The Alvin Ailey American Dance Theater (AAADT) began creating and presenting work in 1958. A little over fifteen years later, Ailey 2 was created, giving the school’s graduates an opportunity to perform as young artists. Both companies successfully work to preserve the history of the African-American experience. That work, along with the unmatched talent of their dancers and choreographers, has made them one of the most recognizable names in dance.
Next week, Ailey 2 will take to the Pittsburgh stage, bringing three different dances to the August Wilson Center (AWC). This is particularly exciting, as the AWC is in its first season since their reopening.
The company is now run by Troy Powell who took over as artistic director in 2012. Powell has a long history with the organization. At age nine, he became a student at the school. He later joined Ailey 2 and eventually danced with AAADT for ten years. After working as a resident choreographer and then associate director, he had paid his dance dues and took over for Sylvia Waters as director.
Each of the twelve company members come from the Ailey school; with six men and six women, the dancers range in age from 20-24. The standard of the company has always been to choose high-caliber technicians. But, Powell says his dancers are “willing to go beyond the steps,” that they “reveal themselves” through movement.
The dancers only stay in the company for two years. From there, most move into the AAADT, but a handful have gone on to Broadway, Europe, or into different professions.
Next Tuesday, the company will open the show with a Dwight Rhoden ballet called Hissy Fits (2006), and a new work by Ray Mercer called Something Tangible. The evening will close with Alvin Ailey’s esteemed Revelations, which was called an “American phenomenon” by Oprah Winfrey, and is viewed as a cultural triumph for all who have seen it.
Powell chose Hissy Fits for its contemporary but balletic style. He says the dancers must be “strong-willed and mathematical” to execute Rhoden’s work. The twenty-minute piece features eleven dancers and examines five different couples who are each unsure of their relationship’s fate. The dance is set to the music of Johann Sebastian Bach.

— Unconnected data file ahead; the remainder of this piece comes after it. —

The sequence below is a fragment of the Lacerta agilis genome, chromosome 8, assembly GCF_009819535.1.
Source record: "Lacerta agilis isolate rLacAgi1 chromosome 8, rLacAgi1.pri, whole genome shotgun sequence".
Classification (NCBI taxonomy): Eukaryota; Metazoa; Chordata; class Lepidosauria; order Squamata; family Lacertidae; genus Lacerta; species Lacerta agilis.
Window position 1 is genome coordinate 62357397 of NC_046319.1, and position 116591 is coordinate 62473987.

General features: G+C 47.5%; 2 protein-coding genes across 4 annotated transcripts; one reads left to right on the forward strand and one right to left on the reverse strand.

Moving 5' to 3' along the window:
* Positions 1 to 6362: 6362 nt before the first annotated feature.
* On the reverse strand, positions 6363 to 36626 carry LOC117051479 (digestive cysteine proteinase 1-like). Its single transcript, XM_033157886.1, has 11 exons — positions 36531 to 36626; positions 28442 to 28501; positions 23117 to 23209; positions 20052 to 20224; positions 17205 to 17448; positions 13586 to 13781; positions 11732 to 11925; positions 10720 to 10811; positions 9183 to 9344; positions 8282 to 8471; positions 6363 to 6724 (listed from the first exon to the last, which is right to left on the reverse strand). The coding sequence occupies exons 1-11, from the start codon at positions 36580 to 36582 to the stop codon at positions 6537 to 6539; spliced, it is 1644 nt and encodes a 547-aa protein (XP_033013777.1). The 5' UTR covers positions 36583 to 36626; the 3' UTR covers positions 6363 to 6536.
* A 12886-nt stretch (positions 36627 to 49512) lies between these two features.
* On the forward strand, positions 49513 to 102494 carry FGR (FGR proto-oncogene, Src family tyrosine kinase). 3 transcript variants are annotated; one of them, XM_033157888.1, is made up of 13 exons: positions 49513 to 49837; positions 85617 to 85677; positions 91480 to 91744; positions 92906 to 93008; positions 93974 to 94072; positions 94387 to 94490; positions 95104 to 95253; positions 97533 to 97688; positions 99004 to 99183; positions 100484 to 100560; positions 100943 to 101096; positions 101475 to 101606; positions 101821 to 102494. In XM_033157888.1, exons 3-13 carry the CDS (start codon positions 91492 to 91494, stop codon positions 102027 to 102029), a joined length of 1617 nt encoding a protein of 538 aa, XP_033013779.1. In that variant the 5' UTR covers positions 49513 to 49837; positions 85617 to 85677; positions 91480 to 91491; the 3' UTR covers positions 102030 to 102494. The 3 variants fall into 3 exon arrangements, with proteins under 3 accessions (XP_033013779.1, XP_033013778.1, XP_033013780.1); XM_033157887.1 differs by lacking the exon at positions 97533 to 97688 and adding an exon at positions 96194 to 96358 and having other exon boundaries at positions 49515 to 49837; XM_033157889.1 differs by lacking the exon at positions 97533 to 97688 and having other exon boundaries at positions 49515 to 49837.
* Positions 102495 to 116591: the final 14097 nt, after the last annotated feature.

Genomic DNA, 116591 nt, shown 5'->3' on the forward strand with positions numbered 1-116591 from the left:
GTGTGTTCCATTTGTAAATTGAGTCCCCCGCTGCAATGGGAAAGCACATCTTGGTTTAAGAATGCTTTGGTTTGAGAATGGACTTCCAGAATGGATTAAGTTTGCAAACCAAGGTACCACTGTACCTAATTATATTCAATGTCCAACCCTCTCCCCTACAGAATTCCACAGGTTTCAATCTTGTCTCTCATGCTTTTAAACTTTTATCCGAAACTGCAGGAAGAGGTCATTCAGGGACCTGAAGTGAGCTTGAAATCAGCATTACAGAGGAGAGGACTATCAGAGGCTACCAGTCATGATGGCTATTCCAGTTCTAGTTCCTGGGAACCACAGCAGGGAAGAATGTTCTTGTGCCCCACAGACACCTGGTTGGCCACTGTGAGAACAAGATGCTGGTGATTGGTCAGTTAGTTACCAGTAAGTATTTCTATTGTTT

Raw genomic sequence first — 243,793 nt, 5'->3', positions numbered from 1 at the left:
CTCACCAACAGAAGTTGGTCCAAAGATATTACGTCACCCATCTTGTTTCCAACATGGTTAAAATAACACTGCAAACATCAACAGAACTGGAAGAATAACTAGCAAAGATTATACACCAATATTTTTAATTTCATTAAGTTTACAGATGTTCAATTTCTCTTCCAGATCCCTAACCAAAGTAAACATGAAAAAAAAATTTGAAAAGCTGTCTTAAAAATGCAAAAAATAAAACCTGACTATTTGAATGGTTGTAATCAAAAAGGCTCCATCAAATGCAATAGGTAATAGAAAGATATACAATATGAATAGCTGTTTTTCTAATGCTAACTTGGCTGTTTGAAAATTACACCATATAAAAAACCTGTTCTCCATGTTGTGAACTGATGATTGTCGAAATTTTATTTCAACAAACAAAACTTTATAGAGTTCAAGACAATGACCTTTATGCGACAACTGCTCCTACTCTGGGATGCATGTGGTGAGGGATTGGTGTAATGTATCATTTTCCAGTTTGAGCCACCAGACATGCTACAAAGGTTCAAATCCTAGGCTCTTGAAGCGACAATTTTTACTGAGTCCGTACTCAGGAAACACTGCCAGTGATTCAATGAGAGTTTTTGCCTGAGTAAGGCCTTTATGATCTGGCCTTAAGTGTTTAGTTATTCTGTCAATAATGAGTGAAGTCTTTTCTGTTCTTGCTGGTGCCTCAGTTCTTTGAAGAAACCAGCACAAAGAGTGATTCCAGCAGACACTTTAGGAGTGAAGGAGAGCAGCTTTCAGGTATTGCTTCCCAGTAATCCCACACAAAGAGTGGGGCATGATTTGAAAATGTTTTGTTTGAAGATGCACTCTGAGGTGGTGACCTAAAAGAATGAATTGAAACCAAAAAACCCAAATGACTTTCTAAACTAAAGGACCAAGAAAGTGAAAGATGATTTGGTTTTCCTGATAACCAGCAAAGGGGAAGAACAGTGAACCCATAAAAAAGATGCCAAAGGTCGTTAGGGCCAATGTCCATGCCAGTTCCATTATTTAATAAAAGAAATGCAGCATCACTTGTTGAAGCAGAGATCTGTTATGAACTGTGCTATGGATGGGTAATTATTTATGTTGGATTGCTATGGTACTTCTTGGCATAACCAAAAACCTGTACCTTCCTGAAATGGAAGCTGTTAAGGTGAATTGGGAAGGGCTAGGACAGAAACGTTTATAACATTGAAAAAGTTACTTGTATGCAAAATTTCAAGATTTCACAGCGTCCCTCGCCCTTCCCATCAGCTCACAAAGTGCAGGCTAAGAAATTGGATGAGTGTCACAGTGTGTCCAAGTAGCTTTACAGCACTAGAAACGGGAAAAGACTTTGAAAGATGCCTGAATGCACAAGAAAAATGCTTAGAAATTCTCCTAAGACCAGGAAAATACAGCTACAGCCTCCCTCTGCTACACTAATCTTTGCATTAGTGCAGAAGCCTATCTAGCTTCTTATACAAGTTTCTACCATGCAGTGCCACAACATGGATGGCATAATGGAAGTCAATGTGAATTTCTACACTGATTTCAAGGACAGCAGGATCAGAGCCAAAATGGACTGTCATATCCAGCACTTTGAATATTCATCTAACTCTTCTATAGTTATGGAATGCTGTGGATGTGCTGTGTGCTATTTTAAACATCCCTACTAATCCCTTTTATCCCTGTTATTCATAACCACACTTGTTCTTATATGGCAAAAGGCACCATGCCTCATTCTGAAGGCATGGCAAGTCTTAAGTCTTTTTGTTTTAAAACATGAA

Something Tangible is also around 20 minutes in length. Mercer utilized the full cast in a series of six vignettes. Powell says Mercer’s work has a “youthful spirit.” Perhaps that relates to Mercer’s work in the Broadway production of The Lion King. Something Tangible is also about relationships, the love and loneliness we feel with our partners. The music features a range of styles, including percussion, classical, and everything in between.
Revelations was choreographed by Alvin Ailey in the 1960s, and was inspired by his experiences as a black man growing up in Texas. The piece is said to be the most “widely-seen modern dance work in the world” and has been performed in many countries since its creation.
Powell says that when Ailey was alive he always tweaked the piece. Although Powell hasn’t made any changes to the choreography, he says the work evolves with each cast who performs it. Because the piece is based on Ailey’s experiences in the 1930s, he says young dancers “have to put themselves in a position of someone going through different trials and tribulations.”
The Ailey organization considers the black legacy profoundly important, and has therefore passed down that legacy to the students and dancers they teach. Revelations “explores the places of deepest grief and holiest joy in the soul,” and is set to gospel and blues music, as well as African-American spirituals. Audience members are continually moved deeply by the spiritual experience that is Revelations.
Powell says, “I think that when you see a company like Ailey 2, it will definitely change your perspective. Working with them gives me a full range of understanding as to who they are. They really step up to the plate. They really perform.”
Who: Ailey 2
When: Tuesday, November 10th at 7:30 p.m.
Where: The August Wilson Center, 930 Liberty Avenue, downtown
Cost: Tickets start at $20, click HERE for information and purchasing
***This show is part of the Pittsburgh Dance Council 2015-2016 season. Check out the remaining shows HERE.